To maintain strong passwords, create ones that don't use easy-to-find information such as birthdays or your children's names. When creating a password, make sure it's long and complex.
To make your passwords more complex, try creating a "passphrase" instead. Passphrases involve picking a meaningful phrase that you can remember, and making the first letter of every word the password.
Additionally, install two-factor authentication on your devices if possible, seeing as it's a widely used secure method of protecting accounts.
Get a Dark Web Scan
Even though it is almost impossible to remove your information from the dark web once it's been posted, learning what kind of information is already out there can show you what security gaps need to be addressed.
Dark web scans search the dark web for any company information like account passwords and can sometimes show the date of the data breach and what company the data was taken from.
If you learn, for instance, that account passwords were taken from your credit card company during a data breach, then you know to immediately cancel company credit cards and contact your credit card company to see how they're managing the data breach.
Consider Managed IT Services
Managed IT services are an external cyber security provider that can help put all of the above suggestions and more into action to protect your personal information. Managed IT services layer your cyber security infrastructure with the latest hardware and software, and then employs a team of IT experts to address any threats or issues that pop up.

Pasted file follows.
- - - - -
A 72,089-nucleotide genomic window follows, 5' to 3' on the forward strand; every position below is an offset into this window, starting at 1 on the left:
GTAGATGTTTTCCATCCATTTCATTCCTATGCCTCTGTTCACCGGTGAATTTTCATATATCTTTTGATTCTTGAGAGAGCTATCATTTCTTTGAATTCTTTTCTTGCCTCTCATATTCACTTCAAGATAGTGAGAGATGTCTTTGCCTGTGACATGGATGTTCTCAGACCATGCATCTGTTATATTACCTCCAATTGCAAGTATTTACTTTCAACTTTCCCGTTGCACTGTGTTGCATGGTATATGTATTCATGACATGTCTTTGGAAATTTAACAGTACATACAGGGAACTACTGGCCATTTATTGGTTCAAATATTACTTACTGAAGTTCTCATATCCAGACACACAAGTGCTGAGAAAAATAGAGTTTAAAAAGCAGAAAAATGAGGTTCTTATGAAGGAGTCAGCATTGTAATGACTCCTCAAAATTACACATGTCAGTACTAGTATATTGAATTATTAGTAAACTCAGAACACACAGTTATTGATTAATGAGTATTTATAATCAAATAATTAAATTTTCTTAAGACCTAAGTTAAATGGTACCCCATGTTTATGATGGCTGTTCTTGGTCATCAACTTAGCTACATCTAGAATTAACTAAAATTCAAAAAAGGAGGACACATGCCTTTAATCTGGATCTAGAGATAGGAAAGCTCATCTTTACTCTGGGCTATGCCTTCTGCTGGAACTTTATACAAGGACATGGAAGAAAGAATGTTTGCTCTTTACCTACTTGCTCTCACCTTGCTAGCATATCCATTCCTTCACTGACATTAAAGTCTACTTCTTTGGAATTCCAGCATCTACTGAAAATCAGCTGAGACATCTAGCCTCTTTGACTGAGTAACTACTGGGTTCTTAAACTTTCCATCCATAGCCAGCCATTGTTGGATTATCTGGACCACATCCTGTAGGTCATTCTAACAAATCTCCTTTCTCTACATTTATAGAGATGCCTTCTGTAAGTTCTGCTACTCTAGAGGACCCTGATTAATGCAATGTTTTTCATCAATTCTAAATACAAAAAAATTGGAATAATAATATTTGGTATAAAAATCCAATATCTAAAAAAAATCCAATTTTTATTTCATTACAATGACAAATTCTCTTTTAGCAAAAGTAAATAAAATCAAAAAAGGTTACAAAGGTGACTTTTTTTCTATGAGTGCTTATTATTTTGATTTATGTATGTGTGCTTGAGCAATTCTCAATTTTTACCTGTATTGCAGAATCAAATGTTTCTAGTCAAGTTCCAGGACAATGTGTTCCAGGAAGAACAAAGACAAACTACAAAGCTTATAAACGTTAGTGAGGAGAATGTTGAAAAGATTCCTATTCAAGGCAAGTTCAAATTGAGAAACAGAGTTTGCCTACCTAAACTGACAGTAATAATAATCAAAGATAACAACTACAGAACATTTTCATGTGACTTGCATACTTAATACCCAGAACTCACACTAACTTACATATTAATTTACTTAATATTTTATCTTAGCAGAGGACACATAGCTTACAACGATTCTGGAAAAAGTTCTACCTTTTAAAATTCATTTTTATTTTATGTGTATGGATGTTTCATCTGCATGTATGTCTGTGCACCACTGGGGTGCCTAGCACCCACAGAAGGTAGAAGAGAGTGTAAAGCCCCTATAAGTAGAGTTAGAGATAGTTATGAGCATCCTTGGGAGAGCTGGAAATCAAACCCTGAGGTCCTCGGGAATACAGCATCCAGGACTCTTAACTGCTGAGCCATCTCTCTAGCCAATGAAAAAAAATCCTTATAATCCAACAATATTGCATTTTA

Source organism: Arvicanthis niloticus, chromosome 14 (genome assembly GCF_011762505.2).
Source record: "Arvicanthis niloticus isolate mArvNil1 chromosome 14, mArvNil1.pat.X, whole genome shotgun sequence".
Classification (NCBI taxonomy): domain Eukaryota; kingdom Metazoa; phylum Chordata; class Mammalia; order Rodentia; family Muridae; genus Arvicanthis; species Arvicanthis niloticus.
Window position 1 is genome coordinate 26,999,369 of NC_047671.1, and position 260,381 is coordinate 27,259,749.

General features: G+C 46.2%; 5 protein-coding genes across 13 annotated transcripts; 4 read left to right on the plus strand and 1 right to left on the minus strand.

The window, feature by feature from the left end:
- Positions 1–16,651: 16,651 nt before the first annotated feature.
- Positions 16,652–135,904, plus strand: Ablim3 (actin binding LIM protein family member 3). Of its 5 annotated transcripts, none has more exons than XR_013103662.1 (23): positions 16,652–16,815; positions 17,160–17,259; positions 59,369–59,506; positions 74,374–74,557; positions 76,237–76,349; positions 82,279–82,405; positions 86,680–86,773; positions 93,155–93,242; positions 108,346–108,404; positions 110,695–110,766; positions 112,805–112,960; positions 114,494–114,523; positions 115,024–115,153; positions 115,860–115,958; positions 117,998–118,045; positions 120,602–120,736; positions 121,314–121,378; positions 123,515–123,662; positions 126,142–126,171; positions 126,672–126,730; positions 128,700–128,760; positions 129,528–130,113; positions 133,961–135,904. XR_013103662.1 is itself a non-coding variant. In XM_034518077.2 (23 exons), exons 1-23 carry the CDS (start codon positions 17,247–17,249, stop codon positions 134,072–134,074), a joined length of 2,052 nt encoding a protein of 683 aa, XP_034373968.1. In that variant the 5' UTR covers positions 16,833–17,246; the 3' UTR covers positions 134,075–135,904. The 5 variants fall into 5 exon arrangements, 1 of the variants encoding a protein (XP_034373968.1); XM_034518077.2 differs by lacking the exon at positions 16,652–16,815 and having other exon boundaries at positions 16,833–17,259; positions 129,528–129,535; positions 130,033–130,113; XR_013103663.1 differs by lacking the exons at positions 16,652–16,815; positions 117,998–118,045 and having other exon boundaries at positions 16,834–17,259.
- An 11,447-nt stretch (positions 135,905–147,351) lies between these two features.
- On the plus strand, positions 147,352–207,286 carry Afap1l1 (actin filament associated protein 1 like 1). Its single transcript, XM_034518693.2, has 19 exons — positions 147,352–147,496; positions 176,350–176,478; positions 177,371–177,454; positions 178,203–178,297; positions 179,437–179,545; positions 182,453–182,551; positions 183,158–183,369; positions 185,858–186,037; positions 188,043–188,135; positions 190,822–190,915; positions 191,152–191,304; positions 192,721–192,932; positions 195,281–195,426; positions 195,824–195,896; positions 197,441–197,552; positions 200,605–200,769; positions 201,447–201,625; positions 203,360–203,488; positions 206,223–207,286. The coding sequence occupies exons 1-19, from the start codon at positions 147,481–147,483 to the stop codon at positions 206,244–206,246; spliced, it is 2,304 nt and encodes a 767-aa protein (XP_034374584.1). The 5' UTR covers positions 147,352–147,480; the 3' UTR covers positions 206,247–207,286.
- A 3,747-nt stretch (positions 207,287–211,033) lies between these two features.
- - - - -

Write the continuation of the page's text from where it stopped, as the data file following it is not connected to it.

They can conduct phishing tests to find employees who fall for phishing traps, and then educate those employees on how to recognize and avoid phishing attacks.
A managed services provider can work with all your third-party vendors to take workload off of you while working with these companies to ensure that your data is always secure.
MSP's can also conduct dark web scans to help you identify what personal information is already online. Then, they can help you create a password policy to reduce the odds of more information being taken again down the road.
Don't wait until you're the victim of a ransomware attack to improve your cyber security.
Worried about keeping your data off the dark web? Read our definitive dark web guide now to get all your questions answered.
Posted by Erica Kastner
Erica Kastner is a lead Content Specialist at Standard Office Systems as well as a University of Georgia graduate. She aims to use her passion for problem-solving to help businesses understand how to better leverage their cyber security infrastructure.
Posted by Erica Kastner
Erica Kastner is a lead Content Specialist at Standard Office Systems as well as a University of Georgia graduate. She aims to use her passion for problem-solving to help businesses understand how to better leverage their network infrastructure.